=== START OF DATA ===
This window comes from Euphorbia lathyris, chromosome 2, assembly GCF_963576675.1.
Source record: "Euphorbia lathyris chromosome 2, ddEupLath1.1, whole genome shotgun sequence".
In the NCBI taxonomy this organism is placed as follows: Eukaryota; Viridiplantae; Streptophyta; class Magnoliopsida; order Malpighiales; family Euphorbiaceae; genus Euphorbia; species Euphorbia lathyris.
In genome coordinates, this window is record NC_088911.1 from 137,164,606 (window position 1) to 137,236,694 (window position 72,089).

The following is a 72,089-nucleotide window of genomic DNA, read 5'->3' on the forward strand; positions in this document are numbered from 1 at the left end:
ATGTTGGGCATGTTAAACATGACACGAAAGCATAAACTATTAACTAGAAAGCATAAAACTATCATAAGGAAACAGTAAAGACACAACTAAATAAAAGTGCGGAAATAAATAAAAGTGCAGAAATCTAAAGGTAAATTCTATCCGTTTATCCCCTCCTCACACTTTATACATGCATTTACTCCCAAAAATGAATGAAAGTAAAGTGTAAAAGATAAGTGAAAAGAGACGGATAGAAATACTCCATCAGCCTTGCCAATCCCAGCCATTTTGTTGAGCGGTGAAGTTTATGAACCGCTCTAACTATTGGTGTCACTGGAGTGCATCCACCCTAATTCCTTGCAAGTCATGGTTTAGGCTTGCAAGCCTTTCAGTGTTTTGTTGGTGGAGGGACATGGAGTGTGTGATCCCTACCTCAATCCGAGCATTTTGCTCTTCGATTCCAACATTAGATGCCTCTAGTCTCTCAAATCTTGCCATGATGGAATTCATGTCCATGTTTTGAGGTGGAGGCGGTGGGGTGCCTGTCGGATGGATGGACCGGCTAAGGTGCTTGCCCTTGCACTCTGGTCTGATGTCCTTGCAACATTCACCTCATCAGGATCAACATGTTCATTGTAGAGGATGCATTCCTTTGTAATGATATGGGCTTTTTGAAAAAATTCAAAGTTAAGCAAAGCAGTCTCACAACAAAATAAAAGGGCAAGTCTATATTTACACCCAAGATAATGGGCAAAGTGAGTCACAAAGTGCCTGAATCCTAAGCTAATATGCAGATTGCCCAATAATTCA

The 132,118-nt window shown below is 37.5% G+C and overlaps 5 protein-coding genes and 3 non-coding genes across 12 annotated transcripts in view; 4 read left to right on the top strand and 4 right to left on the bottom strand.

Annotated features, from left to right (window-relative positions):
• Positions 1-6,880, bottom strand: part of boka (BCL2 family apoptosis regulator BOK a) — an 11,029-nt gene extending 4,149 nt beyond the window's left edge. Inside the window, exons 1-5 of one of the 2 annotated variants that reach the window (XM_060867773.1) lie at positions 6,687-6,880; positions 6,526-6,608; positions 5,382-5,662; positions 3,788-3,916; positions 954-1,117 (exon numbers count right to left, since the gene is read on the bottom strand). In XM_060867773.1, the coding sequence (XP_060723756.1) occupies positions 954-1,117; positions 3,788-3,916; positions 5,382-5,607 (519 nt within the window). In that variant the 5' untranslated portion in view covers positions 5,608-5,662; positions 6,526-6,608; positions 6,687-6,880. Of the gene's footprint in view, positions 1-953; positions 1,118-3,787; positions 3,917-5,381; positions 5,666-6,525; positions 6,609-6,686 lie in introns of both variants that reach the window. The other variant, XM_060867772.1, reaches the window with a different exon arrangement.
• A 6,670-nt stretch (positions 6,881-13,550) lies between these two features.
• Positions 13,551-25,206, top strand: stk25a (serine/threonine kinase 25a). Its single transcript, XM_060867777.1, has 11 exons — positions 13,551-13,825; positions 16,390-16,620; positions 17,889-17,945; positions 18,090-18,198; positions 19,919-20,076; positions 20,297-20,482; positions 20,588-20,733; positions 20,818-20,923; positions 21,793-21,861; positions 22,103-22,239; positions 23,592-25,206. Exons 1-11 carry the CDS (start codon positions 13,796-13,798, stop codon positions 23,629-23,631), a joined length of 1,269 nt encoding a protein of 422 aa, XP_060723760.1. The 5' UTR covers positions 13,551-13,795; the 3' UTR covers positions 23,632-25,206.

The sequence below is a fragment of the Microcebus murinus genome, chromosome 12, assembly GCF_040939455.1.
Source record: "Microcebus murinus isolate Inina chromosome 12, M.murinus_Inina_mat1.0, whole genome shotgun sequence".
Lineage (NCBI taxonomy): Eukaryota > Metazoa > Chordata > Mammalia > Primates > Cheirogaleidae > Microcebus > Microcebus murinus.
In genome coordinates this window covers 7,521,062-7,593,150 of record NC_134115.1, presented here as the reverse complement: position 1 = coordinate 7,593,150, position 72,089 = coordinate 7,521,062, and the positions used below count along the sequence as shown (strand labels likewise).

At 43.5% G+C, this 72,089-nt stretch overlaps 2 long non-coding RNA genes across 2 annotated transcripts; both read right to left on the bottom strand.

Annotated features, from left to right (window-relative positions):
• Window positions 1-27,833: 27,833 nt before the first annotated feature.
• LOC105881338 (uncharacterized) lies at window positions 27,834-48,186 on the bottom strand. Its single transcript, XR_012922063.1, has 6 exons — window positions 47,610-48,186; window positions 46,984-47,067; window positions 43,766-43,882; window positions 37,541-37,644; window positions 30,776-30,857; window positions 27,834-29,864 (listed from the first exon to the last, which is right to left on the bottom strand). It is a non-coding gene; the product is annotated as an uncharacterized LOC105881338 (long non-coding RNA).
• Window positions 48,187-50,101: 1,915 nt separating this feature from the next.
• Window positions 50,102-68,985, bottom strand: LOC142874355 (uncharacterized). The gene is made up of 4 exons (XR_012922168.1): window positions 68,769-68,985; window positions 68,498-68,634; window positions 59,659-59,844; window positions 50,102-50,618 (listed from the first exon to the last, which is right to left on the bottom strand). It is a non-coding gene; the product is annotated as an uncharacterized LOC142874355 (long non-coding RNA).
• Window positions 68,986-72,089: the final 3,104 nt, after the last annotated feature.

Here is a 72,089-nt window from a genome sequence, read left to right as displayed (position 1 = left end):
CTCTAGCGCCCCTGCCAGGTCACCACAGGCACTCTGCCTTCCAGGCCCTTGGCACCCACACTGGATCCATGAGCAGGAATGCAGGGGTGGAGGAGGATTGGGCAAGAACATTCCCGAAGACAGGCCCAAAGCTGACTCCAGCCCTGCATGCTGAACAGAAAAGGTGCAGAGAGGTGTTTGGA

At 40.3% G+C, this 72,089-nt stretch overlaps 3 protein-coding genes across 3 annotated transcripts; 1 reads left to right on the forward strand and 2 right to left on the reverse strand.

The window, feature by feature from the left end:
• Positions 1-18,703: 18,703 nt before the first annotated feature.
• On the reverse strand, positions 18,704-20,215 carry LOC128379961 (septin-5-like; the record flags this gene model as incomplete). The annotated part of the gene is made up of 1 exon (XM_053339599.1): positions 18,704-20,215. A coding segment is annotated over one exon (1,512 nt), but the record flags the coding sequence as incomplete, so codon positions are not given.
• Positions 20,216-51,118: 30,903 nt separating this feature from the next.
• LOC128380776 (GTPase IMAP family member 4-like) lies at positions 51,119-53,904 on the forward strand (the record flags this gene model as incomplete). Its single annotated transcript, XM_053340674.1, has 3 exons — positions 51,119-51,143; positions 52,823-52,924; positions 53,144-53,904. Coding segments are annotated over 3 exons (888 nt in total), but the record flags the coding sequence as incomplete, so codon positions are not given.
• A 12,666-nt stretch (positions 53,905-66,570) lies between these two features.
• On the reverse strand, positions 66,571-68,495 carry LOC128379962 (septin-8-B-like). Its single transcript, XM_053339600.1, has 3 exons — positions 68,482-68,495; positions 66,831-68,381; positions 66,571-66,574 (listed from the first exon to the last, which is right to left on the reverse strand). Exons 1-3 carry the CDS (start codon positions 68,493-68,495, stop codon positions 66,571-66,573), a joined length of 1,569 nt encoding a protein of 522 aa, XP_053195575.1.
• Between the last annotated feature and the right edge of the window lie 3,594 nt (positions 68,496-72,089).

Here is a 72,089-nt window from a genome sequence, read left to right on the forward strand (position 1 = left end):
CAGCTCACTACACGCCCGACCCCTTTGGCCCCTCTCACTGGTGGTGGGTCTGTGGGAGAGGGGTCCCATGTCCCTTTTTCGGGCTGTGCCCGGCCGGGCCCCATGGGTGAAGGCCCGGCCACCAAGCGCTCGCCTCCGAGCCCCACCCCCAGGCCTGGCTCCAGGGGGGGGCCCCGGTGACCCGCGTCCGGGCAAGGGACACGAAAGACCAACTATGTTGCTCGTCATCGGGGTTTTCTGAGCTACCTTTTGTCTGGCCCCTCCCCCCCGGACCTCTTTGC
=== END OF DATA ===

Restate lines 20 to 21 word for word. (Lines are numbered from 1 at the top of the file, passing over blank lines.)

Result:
• Window positions 48,187-50,101: 1,915 nt separating this feature from the next.
• Window positions 50,102-68,985, bottom strand: LOC142874355 (uncharacterized). The gene is made up of 4 exons (XR_012922168.1): window positions 68,769-68,985; window positions 68,498-68,634; window positions 59,659-59,844; window positions 50,102-50,618 (listed from the first exon to the last, which is right to left on the bottom strand). It is a non-coding gene; the product is annotated as an uncharacterized LOC142874355 (long non-coding RNA).